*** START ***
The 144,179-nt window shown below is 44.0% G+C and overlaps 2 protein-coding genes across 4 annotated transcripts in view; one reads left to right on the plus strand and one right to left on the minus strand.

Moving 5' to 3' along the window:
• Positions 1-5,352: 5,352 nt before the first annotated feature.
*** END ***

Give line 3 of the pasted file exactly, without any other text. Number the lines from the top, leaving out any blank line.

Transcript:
• Positions 1-5,352: 5,352 nt before the first annotated feature.